What does Coronavirus have to do with hair loss?

What does Coronavirus have to do with hair loss?

COVID-19 has taught us many things, including to expect the unexpected. The COVID-19 strain was a new virus, hence the difficulty in curbing the initial rise in patients and fatalities.

However, with time, the world has understood how the virus works and what to expect if you catch the virus. Of all the things, survivors losing hair was unexpected. But when you look at the reason, losing hair was not really all that unexpected.

Hair Loss among many COVID-19 Survivors

As the pandemic rages on, many survivors are noticing different things. From recovery to new symptoms, the pandemic is bringing forward multitudes of unexpected things.

According to a study, many COVID-19 survivors have noticed a loss of hair. However, this happens after the said person has recovered from the disease.

Furthermore, more studies reveal that hair loss is common among those who are termed as “long-haulers,” which is a term for those patients who have lingering COVID-19 symptoms even after recovery.

Why do COVID-19 survivors keep losing hair?

Losing hair is common. However, many COVID-19 survivors have noticed a lot of hair loss. Initially, it was debated if the said phenomenon was a long-term effect of the diseases. Upon investigation, the reason turned out to be quite simple.

A common symptom of COVID-19 is fever. With fever, it is quite normal to lose some hair after recovering. The phenomenon of losing hair after recovery is actually called hair shedding, telogen effluvium being the medical term for the same.

What’s more is that after recovering from fever, more than normal hair enter telogen effluvium, which leads to hair loss. Furthermore, this does not happen right after you recover. Hair shedding happens about six months after you recover.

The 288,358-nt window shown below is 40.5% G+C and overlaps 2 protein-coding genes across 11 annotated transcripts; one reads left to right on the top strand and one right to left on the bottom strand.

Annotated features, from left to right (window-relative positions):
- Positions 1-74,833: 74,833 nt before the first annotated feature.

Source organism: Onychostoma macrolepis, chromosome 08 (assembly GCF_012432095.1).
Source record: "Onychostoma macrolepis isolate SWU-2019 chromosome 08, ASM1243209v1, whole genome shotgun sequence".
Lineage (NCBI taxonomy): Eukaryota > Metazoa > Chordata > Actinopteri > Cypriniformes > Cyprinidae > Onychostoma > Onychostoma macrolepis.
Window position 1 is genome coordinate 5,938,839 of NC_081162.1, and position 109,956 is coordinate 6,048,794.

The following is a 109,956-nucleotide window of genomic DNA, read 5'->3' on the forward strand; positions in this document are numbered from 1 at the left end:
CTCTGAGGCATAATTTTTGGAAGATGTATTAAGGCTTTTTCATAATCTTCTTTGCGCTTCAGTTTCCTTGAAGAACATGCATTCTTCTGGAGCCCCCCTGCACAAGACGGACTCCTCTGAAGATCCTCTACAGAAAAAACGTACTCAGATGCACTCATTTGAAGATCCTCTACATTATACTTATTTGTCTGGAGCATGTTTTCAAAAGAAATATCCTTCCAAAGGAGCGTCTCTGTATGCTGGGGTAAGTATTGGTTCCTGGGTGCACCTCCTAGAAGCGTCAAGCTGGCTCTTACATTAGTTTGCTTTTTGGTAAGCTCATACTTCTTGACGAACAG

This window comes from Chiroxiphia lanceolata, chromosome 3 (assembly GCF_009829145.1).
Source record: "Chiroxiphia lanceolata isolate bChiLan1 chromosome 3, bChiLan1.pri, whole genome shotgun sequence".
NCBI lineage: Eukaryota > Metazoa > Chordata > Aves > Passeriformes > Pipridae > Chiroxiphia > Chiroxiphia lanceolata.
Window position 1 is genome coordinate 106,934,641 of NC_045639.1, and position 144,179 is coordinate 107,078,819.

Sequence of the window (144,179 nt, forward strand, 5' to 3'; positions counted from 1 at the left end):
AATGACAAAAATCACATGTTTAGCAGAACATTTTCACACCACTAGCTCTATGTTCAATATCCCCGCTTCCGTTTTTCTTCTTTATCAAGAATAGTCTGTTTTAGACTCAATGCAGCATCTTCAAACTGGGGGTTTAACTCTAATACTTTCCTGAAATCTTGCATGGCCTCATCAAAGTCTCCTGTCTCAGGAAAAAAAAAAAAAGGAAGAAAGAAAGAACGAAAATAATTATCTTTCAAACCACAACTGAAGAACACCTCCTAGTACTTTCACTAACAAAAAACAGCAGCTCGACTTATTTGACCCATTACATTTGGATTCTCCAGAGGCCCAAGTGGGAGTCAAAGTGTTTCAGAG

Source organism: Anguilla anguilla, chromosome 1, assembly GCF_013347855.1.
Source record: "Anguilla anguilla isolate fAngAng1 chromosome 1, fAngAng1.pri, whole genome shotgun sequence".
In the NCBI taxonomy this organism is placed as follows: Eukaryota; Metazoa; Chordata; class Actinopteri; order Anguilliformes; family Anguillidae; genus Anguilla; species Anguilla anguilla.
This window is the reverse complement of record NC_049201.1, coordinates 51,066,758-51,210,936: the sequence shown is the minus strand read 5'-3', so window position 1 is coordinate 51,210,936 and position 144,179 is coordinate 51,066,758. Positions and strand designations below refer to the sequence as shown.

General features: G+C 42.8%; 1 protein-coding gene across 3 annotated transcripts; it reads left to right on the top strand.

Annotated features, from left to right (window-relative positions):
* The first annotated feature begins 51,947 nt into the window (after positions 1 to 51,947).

Once it starts, you may notice chunks of hair coming to lose while you wash or brush your hair. This could potentially continue for six to nine months.

Noticeable hair loss is common after recovering from fever or severe illness.

COVID-19 and hair loss: Something more?

Although it is expected that COVID-19 is to blame for hair loss, there could be another reason. Stress has been known as the primary reason for losing hair.

As the pandemic is relatively new, it is yet to be determined if it is the real reason for the loss of hair. The studies have not established clearly that COVID-19 directly caused hair loss.

With that said, it is thought that the patients may be losing hair for other reasons, like stress.

Being diagnosed with the disease could lead to a lot of emotional stress, which could cause the loss of hair. When the body goes through shock, the body gets into survival mode. Continuing with only essential bodily functions, all other aspects of the body shut down. As hair growth is not an essential body function, you end up losing hair.

Doctors usually come to the conclusion that you have stress-induced telogen effluvium by a process of elimination. The doctors would look into your symptoms, to check the issues. Furthermore, the doctors may even ask for a blood test to rule out any other issue.

In cases of stress-induced hair loss, the doctors have found that hair loss or shedding happens after the stressful event has passed. In this case, as well, hair loss or hair shedding does not happen when you are going through the situation.

In some cases, the doctors may even ask you to retrace your steps to see if there was something in the past that could have led to such hair loss.

Does the hair loss stop?

Most of the survivors feel that the hair loss due to COVID-19 is a long-term effect. However, like any other type of illness, hair loss begins to recede and stop. Although you could see much hair loss for a while, it would stop after a point in time.

That said, during the period of hair shedding, you should try to manage your stress. There’s a possibility that more stress would lead to a worsening of the situation, thereby leading to more hair loss.

Coping with hair loss

If you are concerned about your hair, then there’s nothing to worry about. Telogen effluvium is temporary, which means your hair will eventually grow back. However, the one thing to keep in mind is that hair grows back slowly.

So, once you start losing hair, the hair fall wound stops after a while. While your hair will grow, hair grows slowly. Hair growth does not have a quick fix, so you’d have to wait it out.

Although there are hair supplements that can help you, most of these aren’t vetted by studies and science. So, instead of looking for external means, you should focus on creating a healthy lifestyle.